In the latest of our WDM & Next Generation Optical Networking speaker interviews, Merrion Edwards, Regional Marketing Manager (EMEA & India) at Corning Optical Fiber, talks about her hopes for the event and thoughts on the industry. Corning are Platinum Sponsors at the event, and lead sponsor of the Submarine Optical Networking stream.
What are you looking forward to at the WDM and Next Generation Optical Networking show?
I am looking forward to the annual meeting of key minds in the optical transport industry and the opportunity to exchange industry knowledge on optical transport and fiber technology advances and their potential impact on optical transport trends
What do you feel are the key challenges that the optical networking industry is facing in 2013 and what do you hope the conference will answer?
A key challenge is how to meet the capacity demands of the future when many operators have a legacy network that may be performance and cost- challenged at data rates beyond 100G. A big question is, how long is it cost efficient to exploit legacy infrastructure and when should an operator make the move to deploy an advanced next generation optical fiber cable overlay.
Where has 100G has taken us so far and where is 400G & 1T likely to take us?
In western markets 100G has temporarily relieved capacity bottle necks and in emerging markets 100G has enabled life extension of low fibre count cables. 400G and 1T should provide further such capacity relief but the big question is over system reach. If 400G and 1T require significant additional regeneration stages on legacy optical fiber cables (as is most likely) then the cost per bit could spiral, making the deployment of advanced next generation optical fiber overlays a much more attractive proposition.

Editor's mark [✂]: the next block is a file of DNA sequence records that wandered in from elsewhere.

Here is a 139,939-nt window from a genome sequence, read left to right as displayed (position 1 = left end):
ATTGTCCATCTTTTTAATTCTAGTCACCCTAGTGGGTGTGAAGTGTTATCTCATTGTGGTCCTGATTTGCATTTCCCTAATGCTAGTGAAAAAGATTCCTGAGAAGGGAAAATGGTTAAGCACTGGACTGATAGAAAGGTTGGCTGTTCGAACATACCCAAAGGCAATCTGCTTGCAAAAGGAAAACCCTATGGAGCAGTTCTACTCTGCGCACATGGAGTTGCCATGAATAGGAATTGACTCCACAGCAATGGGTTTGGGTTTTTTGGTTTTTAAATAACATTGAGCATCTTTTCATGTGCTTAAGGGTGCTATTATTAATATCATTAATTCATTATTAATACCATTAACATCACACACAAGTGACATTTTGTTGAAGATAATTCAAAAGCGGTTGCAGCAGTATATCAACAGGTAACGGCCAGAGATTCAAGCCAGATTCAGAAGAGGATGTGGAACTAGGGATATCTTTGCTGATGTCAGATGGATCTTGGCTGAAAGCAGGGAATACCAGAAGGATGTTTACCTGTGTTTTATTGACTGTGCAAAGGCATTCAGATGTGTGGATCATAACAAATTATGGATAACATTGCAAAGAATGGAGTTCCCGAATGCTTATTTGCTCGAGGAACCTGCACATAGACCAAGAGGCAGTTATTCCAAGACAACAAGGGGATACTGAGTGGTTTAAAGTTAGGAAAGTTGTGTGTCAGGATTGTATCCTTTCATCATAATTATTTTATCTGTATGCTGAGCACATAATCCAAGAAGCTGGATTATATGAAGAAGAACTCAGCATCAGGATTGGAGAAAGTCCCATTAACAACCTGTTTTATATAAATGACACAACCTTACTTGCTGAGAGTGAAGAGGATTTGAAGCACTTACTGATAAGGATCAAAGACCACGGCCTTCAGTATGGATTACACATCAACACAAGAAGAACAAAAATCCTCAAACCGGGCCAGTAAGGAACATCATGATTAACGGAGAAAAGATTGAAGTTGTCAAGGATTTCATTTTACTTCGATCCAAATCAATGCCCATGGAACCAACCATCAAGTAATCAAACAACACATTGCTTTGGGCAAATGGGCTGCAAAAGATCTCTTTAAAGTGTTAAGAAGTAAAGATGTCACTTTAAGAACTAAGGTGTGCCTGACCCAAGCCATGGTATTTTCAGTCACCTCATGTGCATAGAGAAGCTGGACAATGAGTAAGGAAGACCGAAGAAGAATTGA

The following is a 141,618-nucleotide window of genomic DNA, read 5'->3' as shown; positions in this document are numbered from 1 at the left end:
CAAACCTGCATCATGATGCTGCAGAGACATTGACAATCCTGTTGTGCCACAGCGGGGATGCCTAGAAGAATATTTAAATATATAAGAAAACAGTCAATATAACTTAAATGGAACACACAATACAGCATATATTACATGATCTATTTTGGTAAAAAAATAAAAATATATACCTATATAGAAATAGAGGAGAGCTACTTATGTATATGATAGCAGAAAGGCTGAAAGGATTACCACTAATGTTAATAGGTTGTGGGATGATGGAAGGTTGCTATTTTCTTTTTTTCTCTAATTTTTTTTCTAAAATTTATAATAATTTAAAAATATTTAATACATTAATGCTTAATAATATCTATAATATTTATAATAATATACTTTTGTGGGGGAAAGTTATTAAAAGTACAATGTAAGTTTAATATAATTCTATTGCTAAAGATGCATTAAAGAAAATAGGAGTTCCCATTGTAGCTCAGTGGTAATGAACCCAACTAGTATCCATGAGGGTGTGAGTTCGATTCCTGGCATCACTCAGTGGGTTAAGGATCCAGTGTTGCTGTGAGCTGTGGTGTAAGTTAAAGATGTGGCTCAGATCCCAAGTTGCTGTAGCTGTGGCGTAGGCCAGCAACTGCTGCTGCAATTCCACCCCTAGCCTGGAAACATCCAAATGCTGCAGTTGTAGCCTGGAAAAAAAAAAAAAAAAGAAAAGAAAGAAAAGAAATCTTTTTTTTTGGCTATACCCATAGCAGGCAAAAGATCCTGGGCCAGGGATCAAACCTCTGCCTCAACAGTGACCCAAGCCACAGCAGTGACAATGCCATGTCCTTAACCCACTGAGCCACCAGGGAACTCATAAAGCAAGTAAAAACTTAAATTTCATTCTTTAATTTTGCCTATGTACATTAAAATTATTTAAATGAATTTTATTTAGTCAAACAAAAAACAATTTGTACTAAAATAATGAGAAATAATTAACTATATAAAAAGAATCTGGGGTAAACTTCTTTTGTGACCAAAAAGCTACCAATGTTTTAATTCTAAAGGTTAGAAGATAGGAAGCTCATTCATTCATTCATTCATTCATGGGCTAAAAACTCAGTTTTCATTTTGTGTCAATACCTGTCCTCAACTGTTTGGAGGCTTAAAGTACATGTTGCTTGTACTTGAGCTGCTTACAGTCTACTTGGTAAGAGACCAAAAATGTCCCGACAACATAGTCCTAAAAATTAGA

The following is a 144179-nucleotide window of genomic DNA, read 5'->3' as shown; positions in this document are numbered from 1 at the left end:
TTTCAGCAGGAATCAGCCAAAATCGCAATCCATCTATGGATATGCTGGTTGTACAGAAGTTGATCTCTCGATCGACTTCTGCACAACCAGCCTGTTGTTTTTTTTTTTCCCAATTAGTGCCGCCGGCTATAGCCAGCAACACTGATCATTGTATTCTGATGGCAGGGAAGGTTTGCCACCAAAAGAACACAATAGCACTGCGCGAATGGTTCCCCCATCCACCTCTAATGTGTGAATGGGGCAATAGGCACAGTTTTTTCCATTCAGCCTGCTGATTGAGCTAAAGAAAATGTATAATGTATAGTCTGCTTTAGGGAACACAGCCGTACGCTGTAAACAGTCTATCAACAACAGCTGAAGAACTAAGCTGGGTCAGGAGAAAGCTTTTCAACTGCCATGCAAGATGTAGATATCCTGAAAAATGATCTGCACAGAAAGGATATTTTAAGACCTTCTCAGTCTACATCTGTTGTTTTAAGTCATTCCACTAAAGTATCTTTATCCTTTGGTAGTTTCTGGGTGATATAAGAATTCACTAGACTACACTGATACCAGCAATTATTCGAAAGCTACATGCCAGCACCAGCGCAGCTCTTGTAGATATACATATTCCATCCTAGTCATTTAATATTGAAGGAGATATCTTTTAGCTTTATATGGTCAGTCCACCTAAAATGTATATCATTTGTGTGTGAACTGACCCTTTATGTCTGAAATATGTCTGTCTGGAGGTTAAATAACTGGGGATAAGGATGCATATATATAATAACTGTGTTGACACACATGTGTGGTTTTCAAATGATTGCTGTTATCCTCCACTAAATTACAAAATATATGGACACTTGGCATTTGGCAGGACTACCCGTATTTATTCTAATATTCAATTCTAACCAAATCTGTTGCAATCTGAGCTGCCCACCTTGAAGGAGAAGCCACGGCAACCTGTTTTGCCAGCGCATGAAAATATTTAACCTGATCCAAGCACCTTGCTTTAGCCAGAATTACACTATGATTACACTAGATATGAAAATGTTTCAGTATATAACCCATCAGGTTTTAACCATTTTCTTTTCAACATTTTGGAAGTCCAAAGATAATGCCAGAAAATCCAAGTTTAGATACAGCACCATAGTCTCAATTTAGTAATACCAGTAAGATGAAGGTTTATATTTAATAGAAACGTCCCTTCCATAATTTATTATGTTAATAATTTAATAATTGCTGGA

What are the practical evolution pathways for legacy networks?
Coherent systems are now available that enable 100G on most legacy G.652 and G.655 optical fiber networks. In addition a low cost non-coherent 100G solution exists that can operate over 600km reach on Corning LEAF G.655 fiber. Beyond that the options are as follows:
1. Deploy ever more complex and equipment intensive systems to deliver higher capacity, while limiting the fundamental optical fibre infrastructure upgrades to maintenance driven section replacement and upgrade
2. Deploy an overlay network using advanced optical fibre (ultra-low attenuation, maybe larger effective area) to enable lower cost, less complex and less equipment intensive systems and provide a platform for transition to even higher future data rates.
What are your views on OTN and ROADMs and their role in the next generation optical network?
Driving down cost per bit and increasing capacity utilisation are two key carrier profitability drivers. By enabling protocol and vendor transparency, OTN supports lower cost per bit, and ROADMs by enabling agile wavelength switching assist with increasing capacity utilization.
What do Cloud and SDN mean for next generation optical networking?
As the datacentres that support the Cloud migrate towards the core in search of lower cost energy and real estate, this increases the capacity pressure on core and regional networks.
Could you give a brief overview paragraph of what you will discuss during your presentation?
As we look beyond 100G transmission we see 400G and even 1T on the horizon. We explore drivers of this capacity demand (data center migration towards the core, high speed broadband with FTTH-LTE convergence and high speed home-networking), and how to use advanced optical fiber to deliver that capacity with lower cost, longer reach and lower latency. We consider the network dilemma faced by many carriers today: when to upgrade, when to invest, is there an alternative? And we reveal the benefits of early transition to a next generation advanced optical fiber infrastructure.
Merrion Edwards, Regional Marketing Manager, India and EMEA, Corning Optical Fiber
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